Incredibly, JJ was back! He said “heck yes, let’s go!” the moment we started and I had a horse again! Our distances were better, our communication was better, and he didn’t knock a single rail. There was even a big Swedish oxer on our course (first time in 4 years of eventing that I’ve ever had one in competition) and he read it perfectly – I had schooled him over some at home a few weeks ago after not having done one in years and was really grateful for that at that moment! We went double clear, he got tons of “good boy!” pats, and we hustled back to the stabling to get him cooled out and hosed off.

I didn’t even care where we finished, because we had accomplished all I wanted and he tried his best and I was thrilled with that, so when they started announcing results over the loudspeaker I didn’t even hear where they called my name… someone told me we had gotten second in BN, and I was like, oh, okay, cool, whatever. Then, when they announced Novice, my husband was like “OMG YOU GOT FIRST!” and I honestly didn’t even believe him. There’s no way our dressage had been THAT good – but apparently it was, and he was right, and we did!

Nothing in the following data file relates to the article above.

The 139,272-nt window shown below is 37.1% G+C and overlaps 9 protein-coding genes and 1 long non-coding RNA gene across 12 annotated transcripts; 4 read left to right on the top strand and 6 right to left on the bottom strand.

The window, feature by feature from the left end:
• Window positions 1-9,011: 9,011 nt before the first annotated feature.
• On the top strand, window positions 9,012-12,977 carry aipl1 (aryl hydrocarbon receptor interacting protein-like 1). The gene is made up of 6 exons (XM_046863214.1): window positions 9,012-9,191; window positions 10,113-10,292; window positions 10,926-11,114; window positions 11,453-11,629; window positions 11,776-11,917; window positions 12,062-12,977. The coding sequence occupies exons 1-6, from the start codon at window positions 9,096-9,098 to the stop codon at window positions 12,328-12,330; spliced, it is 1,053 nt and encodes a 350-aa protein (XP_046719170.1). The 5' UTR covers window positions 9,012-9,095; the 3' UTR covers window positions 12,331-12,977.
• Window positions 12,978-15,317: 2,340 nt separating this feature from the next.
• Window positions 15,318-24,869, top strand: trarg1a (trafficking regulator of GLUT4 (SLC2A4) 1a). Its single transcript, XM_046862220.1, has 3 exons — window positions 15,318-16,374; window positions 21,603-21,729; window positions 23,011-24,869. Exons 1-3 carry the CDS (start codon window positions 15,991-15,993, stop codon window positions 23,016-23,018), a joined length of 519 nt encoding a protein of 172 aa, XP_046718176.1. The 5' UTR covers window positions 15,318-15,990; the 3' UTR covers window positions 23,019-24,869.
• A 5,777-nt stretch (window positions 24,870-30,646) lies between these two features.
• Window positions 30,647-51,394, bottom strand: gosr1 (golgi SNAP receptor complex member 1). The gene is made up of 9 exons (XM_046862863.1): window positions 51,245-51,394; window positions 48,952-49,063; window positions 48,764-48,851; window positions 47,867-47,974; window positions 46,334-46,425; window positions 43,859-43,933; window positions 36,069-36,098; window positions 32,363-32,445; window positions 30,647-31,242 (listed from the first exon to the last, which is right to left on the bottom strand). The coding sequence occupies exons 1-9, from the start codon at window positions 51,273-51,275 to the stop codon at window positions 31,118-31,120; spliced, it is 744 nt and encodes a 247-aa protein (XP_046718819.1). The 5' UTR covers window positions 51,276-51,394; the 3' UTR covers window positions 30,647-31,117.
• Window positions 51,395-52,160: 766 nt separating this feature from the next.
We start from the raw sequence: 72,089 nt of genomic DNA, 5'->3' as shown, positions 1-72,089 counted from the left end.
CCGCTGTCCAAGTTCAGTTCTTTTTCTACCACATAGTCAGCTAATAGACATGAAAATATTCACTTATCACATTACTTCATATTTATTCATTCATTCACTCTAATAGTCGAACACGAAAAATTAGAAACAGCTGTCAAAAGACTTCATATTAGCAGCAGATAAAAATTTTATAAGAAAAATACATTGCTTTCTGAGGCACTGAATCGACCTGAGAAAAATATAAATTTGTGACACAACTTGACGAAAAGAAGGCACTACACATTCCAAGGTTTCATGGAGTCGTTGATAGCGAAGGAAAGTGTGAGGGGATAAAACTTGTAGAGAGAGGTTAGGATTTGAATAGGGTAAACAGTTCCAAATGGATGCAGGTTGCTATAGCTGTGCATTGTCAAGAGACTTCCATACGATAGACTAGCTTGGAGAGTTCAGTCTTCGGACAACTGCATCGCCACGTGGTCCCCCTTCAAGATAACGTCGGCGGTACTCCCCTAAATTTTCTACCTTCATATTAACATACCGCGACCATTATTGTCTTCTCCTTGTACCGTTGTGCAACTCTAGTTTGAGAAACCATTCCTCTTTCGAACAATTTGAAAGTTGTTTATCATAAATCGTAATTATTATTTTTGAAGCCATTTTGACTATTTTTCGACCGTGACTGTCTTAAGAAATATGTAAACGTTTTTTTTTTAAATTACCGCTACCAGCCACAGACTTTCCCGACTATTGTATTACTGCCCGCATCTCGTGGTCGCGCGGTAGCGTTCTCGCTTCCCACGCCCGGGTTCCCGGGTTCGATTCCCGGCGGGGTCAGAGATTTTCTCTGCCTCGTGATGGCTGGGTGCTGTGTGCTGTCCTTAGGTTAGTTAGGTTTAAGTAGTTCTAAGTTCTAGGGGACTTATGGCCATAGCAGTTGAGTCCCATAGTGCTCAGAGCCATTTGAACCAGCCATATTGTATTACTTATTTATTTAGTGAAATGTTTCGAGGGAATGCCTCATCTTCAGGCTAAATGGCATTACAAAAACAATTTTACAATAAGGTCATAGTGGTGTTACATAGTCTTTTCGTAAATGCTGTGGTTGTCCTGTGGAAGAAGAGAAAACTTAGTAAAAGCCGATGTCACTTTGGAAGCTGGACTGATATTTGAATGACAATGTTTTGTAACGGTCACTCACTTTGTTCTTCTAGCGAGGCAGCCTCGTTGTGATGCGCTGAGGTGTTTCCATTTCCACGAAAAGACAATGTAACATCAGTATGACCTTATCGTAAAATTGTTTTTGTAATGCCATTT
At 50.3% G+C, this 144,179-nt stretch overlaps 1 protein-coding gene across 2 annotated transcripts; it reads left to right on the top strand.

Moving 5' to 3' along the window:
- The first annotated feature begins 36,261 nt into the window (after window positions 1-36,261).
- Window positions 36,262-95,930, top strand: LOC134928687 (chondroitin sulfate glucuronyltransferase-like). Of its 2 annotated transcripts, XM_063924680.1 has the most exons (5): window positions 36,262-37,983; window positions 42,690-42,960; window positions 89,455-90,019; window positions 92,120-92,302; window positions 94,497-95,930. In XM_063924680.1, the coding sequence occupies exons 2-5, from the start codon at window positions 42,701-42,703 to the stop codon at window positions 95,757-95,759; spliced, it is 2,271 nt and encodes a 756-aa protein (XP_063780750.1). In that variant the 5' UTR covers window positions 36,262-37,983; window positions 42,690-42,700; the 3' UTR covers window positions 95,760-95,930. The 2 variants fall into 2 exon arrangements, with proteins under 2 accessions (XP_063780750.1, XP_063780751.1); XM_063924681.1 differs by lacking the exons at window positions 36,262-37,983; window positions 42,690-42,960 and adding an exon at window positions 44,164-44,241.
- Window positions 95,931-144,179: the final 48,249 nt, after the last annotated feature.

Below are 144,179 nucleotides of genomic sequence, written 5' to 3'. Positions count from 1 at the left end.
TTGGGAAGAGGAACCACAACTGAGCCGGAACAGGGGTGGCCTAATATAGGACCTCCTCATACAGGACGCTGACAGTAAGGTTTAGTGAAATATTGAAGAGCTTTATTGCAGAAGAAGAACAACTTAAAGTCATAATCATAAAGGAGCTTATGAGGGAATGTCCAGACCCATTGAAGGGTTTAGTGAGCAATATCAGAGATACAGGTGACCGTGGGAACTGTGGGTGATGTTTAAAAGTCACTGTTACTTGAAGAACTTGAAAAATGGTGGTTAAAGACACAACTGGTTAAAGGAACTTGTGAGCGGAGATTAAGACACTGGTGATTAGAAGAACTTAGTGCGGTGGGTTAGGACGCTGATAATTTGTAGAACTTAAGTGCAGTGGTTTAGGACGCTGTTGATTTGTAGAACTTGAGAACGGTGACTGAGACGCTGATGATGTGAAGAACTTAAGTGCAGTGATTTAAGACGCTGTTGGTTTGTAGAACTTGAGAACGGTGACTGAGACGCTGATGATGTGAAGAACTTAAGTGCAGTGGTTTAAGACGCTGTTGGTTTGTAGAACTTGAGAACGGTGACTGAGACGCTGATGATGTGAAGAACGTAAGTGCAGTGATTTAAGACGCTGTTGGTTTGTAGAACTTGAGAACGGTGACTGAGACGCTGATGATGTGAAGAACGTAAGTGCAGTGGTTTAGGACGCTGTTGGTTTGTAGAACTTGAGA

HOLY WOW!!


LESSON LEARNED

I really don’t know, but I’m super proud of JJ and totally happy!

Ainsley Jacobs is an adult amateur based out of Atlanta, Georgia. She started riding huntseat equitation when she was eight, and has tried practically every discipline since then. In 2014, Ainsley discovered eventing and it changed her life! She purchased her first horse, JJ Spot, in February 2016 and chronicles their successes (and struggles) of learning to overcome literal and figurative obstacles in her blog at www.RideHeelsDown.com.

Photo by Erik Jacobs/P.TEN Marketing